“He succeeded in making migration one of the main issues of the election, but anti-immigrant talk wasn’t enough; he lost,” Otto Eibl, the head of the political science department at Masaryk University in Brno, the Czech Republic’s second-most populous city, said in a telephone interview.
The election, he added, did not revolve around policy choices but “was a referendum on Andrej Babis.”
Neither the opposition coalition nor Mr. Babis won an outright majority of seats, but a small party on which Mr. Babis had previously relied to form a government failed to win any seats, opening the way for his rivals to stitch together a majority in the legislature.
“People were fed up with the populist, short-term politics of Andrej Babis,” said Petr Fiala, a former political scientist and university rector who led the anti-Babis coalition and is now best placed to become prime minister. “We want to do normal, competent and decent politics and people have believed in us.”
“The change we have promised is here. And we will make it happen,” Mr. Fiala added, speaking on television as the last votes were being counted.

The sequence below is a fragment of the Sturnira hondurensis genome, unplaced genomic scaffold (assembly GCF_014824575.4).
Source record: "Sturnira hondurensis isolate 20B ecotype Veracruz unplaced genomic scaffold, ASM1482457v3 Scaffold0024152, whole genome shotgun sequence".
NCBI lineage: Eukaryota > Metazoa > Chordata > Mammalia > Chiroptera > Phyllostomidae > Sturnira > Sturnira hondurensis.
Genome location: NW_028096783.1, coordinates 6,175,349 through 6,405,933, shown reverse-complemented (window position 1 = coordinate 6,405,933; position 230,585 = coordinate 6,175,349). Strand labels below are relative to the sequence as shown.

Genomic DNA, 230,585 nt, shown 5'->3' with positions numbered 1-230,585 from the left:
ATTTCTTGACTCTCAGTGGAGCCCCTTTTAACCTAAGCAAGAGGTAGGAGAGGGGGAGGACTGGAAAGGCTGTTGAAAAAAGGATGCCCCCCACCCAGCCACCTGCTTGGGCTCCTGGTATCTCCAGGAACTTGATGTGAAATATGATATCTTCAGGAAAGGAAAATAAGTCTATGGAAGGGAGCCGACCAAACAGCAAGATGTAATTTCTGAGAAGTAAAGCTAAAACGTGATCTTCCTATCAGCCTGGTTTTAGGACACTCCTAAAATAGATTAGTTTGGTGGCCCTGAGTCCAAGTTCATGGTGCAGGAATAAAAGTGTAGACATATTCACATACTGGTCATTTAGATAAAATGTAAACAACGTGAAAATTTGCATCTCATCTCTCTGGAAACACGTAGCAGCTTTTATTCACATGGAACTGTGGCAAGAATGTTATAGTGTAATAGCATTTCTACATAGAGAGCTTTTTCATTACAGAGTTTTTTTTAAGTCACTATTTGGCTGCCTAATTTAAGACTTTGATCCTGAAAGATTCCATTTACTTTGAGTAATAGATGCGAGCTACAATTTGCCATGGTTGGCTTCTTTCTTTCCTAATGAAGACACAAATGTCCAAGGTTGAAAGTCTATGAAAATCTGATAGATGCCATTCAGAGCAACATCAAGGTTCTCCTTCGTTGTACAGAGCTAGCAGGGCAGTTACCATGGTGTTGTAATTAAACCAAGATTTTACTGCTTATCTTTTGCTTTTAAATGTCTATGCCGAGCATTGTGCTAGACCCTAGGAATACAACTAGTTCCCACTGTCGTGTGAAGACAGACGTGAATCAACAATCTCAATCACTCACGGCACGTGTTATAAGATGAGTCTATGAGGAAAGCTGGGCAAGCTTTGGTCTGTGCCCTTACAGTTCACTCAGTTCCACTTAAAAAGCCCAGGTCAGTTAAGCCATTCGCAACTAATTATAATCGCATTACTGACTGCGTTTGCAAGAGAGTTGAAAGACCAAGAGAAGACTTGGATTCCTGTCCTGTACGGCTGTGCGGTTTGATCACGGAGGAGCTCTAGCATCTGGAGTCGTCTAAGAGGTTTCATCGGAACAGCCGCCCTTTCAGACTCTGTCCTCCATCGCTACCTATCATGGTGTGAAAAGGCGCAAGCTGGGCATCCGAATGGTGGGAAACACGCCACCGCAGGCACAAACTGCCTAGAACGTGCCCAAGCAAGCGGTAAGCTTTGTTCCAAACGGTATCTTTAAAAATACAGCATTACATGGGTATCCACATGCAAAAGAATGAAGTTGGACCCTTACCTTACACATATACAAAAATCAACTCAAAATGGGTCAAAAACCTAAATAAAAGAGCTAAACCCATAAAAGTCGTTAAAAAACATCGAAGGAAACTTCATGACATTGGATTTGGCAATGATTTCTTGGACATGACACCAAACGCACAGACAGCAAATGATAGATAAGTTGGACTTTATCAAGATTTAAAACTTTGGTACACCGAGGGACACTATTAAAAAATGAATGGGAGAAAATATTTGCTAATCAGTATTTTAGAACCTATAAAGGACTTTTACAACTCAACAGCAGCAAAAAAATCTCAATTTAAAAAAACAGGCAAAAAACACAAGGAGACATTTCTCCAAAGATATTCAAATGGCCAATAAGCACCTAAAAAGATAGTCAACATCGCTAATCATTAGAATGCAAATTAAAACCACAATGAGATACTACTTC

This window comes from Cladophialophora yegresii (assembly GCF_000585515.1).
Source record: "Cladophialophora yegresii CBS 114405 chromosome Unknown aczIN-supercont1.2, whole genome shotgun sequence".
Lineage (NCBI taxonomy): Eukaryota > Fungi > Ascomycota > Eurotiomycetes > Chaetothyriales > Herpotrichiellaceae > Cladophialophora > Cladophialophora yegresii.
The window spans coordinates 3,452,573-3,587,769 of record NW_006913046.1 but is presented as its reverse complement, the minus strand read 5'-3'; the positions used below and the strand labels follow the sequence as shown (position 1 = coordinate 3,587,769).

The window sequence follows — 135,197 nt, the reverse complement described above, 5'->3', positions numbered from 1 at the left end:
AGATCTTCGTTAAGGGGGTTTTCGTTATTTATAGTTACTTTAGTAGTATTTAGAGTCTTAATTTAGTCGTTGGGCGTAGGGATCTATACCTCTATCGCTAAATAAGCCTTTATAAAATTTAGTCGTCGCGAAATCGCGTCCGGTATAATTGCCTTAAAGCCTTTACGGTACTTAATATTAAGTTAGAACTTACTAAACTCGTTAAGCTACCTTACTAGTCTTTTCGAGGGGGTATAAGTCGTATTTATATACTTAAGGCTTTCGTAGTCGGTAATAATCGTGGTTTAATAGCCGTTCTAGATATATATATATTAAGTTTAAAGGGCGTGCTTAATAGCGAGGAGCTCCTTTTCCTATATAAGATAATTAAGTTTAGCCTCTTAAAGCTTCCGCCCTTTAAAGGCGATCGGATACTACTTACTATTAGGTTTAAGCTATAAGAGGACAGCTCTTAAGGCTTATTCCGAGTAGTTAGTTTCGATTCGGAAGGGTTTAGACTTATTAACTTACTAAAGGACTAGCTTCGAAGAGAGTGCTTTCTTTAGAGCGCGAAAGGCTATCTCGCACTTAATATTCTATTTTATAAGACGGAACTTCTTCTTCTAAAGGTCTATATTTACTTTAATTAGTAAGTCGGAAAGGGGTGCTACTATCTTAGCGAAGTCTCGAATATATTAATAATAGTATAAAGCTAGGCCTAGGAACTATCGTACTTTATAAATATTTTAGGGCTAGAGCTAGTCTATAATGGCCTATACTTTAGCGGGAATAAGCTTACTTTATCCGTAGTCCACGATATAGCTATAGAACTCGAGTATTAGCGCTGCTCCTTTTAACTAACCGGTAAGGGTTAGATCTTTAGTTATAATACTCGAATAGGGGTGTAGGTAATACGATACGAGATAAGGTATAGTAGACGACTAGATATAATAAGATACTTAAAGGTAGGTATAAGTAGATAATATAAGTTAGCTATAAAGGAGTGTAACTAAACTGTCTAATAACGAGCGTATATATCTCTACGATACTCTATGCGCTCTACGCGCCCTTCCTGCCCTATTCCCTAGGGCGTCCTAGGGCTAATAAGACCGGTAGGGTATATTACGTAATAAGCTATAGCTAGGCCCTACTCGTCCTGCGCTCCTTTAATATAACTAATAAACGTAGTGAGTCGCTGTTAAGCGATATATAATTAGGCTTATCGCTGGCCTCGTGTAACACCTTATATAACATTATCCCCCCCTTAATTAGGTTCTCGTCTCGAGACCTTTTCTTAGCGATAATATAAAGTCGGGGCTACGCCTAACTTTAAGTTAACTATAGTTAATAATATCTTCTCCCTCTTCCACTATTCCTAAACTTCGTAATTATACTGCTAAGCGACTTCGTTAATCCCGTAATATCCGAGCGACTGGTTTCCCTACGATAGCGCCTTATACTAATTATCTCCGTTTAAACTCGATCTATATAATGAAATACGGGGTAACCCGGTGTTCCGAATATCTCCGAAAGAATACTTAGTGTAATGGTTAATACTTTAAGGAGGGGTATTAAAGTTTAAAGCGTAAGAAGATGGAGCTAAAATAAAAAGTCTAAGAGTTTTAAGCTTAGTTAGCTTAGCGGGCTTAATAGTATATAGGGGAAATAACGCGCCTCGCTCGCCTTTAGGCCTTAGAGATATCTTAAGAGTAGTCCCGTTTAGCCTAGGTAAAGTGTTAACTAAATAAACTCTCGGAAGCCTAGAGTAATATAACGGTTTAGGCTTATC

To do that, however, he needs to form an alliance with the Pirates, an anti-establishment party that supports gay marriage and other progressive causes, something that many of Mr. Fiala’s more conservative followers reject.
The results, while far from a decisive victory for the opposition, delivered an unexpected rebuke to Mr. Babis, a tycoon who has dominated the Czech political scene for nearly a decade, mixing right-wing populist rhetoric with traditionally left-wing policies like pension increases and support for the disadvantaged.
Original story from https://www.nytimes.com